Hyundai Australia has announced it will offer a hotted-up SR version of its brand new Elantra sedan from around August this year.
Unlike the 129kW normally aspirated i30 SR, the Hyundai Elantra SR will sport the 1.6-litre turbocharged engine used in the Veloster SR Turbo and European Hyundai i30 Turbo, punching out a stronger 150kW of power and 265Nm, sending torque to the front wheels via a seven-speed dual-clutch or six-speed manual gearbox.
Hyundai Australia’s talented Sydney-based suspension tuning team, with diagnostic help from British suspension guru, former World Rally Championship engineer David Potter, are also finalising a bespoke chassis tune, with unique suspension/damper/strut/bushing configurations.
Pictured: Elantra Elite.
Perhaps most importantly, the Elantra SR will also pick up an independent rear suspension system in place of the regular model’s rear torsion bar setup. If tuned right, an independent setup improves road-holding, ergo dynamism in corners. You might also expect a different, quicker, steering ratio.
Outside, the Elantra SR will get 18-inch wheels (the tyres to be used are unclear) and a bodykit, while inside you’ll get sports seats and a flat-bottom steering wheel. Expect the regular specification to otherwise mirror the Elantra Elite, meaning a 7.0-inch touchscreen with Apple CarPlay will be among the standard equipment.
Given our experiences with the 112kW/192Nm regular Elantra this week along some of Tasmania’s targa roads — we found this humble sedan to be twice the handler it really needs to be, thanks to Hyundai Australia’s efforts led by Andrew Tuitahi and HeeLoong Wong, and Potter — the Elantra SR should be quite the little sports sedan.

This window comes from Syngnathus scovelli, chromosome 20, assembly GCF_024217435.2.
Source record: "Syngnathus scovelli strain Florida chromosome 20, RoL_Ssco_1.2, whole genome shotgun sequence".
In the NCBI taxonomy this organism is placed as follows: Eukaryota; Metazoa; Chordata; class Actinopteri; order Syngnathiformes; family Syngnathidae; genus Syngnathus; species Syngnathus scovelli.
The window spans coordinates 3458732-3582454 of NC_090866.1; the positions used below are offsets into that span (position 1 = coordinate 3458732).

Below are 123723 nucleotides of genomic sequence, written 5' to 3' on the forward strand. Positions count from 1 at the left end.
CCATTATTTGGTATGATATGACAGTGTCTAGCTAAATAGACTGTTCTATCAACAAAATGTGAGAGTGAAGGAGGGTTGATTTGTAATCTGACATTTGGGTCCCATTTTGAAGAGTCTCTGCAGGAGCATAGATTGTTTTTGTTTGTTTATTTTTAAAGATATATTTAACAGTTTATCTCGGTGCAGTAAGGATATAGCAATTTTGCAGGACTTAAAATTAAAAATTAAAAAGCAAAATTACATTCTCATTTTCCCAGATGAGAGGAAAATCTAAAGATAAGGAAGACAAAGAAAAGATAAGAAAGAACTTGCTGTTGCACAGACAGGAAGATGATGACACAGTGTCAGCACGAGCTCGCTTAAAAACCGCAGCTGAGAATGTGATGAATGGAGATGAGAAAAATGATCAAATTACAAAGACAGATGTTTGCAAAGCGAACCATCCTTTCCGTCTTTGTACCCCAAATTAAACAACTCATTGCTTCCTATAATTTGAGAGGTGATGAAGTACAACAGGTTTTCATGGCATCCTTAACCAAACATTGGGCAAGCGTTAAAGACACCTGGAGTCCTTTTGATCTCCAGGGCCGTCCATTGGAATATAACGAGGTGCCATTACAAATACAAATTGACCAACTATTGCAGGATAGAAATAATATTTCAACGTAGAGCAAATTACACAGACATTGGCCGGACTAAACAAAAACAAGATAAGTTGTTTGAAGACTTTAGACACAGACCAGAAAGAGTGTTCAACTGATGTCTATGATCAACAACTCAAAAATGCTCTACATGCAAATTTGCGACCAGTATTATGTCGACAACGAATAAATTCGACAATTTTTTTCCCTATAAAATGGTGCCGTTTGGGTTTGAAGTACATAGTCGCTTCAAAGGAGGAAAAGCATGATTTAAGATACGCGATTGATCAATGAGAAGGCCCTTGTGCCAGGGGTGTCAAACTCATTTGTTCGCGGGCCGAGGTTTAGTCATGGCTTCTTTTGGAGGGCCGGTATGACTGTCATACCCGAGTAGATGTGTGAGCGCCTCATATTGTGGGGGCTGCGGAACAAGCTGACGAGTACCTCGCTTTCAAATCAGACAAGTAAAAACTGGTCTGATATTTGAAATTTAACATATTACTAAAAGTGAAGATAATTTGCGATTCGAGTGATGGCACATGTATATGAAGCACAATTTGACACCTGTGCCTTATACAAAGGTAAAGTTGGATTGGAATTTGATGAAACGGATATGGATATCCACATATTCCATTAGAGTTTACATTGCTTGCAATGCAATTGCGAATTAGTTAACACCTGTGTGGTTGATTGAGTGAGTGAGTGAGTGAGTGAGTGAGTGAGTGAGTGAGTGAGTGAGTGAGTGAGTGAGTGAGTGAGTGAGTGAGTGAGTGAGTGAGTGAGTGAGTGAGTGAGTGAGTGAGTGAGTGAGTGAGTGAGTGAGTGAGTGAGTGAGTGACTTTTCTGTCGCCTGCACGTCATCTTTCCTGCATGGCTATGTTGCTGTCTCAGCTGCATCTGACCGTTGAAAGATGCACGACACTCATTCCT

Pictured: i30 SR.
Expect a 0-100km/h time for the Elantra SR of about 7.0 seconds, based on its power-to-weight ratio. Given the Elantra Elite tops out at $26,490, a starting price for the SR of around $30,000 before on-road costs seems about right.
On a side note, you might be wondering why the i30 SR persists with the atmo 129kW 2.0-litre engine, when hot hatches are where the real sales are. The answer is that a new-generation i30 will arrive in Australia by the middle of next year, so it seems Hyundai Australia will hold out for the 150kW version until then, at least locally.
Nevertheless, given the average Elantra buyer is from an older demographic, it will be interesting to gauge buyer response. The Elantra SR is shaping as a brand-building exercise as much as anything else.
What do you think? Would you look at a circa-$30K hot sedan like the Elantra SR? A big boot, good cabin space, the promise of sharp dynamics… Let us know below.